The Covid-19 pandemic has not led to an increase in company insolvencies, according to new research from the Central Bank.
A report published today by the Central Bank suggests this is down to Government supports, loan payment breaks and forbearance from creditors.
The report also finds there was a sharp reduction of 36% in the registration of new companies between March and May of this year.
While there was a rebound over the summer, the number of new companies being established is still below 2019 levels by 10%.
The report noted that registration of companies in the Accommodation and Food sector showed the steepest declines of 50% compared to the same time in 2019.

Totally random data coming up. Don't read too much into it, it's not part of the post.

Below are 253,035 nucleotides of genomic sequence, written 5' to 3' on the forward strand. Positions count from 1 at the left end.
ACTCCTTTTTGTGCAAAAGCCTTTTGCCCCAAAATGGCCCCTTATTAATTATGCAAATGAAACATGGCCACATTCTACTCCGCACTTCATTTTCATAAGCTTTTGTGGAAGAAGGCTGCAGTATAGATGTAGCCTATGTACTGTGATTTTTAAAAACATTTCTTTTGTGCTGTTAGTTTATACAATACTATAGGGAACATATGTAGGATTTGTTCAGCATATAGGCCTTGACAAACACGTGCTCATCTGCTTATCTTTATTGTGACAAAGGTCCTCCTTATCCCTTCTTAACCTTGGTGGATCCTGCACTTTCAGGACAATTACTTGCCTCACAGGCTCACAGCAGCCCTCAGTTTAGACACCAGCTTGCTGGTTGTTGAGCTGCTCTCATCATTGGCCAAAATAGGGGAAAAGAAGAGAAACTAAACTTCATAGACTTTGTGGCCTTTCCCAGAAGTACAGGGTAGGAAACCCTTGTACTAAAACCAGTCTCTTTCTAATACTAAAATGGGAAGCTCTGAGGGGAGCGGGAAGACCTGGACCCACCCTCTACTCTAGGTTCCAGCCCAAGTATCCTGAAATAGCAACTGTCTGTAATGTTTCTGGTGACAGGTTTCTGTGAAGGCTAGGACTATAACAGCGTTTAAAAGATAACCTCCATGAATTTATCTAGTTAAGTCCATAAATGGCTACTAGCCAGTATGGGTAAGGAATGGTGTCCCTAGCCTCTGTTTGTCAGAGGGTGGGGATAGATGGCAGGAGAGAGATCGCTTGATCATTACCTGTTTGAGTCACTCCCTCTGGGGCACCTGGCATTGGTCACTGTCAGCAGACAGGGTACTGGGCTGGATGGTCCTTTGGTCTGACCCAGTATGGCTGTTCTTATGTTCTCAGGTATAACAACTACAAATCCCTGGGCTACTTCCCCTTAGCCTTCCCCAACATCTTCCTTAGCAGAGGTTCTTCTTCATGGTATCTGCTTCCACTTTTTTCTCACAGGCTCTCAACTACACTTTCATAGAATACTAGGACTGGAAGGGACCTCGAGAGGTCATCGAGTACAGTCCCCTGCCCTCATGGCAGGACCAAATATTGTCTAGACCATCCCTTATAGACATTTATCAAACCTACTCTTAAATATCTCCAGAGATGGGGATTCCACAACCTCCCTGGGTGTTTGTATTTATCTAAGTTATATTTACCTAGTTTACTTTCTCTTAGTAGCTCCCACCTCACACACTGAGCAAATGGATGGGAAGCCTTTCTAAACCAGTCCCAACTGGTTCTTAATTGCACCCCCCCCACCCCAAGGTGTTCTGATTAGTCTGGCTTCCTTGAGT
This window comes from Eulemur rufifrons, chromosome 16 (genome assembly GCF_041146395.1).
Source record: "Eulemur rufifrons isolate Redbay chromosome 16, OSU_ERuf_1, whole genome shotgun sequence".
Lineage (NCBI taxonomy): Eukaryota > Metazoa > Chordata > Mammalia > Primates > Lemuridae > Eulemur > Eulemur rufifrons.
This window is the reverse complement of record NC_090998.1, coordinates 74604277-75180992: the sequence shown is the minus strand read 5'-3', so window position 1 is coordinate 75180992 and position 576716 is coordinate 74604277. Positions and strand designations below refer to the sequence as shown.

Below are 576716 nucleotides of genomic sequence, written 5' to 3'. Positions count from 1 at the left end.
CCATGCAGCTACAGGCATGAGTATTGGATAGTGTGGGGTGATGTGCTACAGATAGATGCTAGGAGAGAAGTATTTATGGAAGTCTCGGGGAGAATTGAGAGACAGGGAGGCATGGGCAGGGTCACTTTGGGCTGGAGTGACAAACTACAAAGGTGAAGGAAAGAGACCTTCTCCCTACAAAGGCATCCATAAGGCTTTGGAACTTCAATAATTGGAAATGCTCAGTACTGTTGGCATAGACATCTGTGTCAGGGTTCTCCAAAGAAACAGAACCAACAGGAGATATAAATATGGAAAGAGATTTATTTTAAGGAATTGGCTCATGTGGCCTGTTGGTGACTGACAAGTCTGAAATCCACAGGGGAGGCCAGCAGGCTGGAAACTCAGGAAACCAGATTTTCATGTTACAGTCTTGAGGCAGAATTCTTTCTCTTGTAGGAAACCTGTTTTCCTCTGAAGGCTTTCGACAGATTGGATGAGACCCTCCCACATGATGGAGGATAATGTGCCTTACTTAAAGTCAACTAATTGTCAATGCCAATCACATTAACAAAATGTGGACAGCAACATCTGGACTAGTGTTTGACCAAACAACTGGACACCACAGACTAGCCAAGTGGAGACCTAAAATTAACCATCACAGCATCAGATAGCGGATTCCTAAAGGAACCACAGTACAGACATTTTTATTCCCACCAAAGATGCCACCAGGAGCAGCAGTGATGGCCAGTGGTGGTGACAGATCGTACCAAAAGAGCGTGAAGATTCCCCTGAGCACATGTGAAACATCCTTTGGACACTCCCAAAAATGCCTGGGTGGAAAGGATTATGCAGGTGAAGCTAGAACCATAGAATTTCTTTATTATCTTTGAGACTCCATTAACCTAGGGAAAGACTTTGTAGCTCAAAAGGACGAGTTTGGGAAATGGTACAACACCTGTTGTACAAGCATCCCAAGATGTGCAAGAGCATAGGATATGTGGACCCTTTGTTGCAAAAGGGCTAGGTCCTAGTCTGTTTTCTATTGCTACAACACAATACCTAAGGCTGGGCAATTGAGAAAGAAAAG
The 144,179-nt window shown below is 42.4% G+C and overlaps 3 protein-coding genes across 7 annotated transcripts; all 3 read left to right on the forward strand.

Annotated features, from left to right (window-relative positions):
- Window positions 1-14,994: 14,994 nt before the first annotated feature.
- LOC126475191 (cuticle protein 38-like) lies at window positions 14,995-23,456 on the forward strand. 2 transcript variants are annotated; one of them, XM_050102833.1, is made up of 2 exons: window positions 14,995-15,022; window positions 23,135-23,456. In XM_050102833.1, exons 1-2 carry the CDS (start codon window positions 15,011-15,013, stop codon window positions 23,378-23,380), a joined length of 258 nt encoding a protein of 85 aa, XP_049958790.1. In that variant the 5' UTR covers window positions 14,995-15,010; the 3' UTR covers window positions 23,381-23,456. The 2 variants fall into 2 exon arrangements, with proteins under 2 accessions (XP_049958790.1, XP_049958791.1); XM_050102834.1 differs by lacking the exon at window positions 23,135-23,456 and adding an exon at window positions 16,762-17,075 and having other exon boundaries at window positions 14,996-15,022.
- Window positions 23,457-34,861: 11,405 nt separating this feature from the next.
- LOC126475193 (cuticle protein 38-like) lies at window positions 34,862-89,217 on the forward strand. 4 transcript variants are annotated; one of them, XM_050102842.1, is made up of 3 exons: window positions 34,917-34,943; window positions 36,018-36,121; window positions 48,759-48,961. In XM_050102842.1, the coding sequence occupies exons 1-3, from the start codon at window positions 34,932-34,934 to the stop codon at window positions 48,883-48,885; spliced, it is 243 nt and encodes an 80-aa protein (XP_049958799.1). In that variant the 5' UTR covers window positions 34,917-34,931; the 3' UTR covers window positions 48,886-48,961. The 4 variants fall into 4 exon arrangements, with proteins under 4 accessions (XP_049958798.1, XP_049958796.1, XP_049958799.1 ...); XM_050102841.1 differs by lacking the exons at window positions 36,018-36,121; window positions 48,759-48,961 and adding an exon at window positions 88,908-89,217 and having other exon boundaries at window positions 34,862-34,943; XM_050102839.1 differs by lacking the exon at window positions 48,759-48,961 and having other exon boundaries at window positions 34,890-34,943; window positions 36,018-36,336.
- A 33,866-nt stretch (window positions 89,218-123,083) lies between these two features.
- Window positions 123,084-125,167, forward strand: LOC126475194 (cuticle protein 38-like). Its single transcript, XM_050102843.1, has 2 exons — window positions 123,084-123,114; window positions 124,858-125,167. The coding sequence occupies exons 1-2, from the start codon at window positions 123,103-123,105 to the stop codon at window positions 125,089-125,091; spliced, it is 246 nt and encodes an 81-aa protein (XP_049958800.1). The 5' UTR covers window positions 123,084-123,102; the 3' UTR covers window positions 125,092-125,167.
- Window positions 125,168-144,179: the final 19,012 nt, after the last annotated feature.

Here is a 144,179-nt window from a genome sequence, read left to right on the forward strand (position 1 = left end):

The rebound in registrations over the summer featured a lot companies in the Retail sector conducting sales by mail order or over the internet.
Early in the pandemic, company directors could not meet creditors safely so the number of insolvencies recorded actually declined in April.
Company law has since been changed to allow for virtual meetings to take place.
Over the period from March to September, the insolvency rates for companies in Accommodation and Food as well as Retail and Recreation picked up but the Central Bank noted they are at pre-pandemic levels "despite the scale of the economic shock".
The Central Bank warned that the current relatively low insolvency rate "may not last indefinitely given the vulnerable state of many firms".
It also warned of pressures from a second wave of Covid-19 and the possibility of Brexit without a trade deal.
The experience of companies in Ireland is replicated in other countries, according to today's report.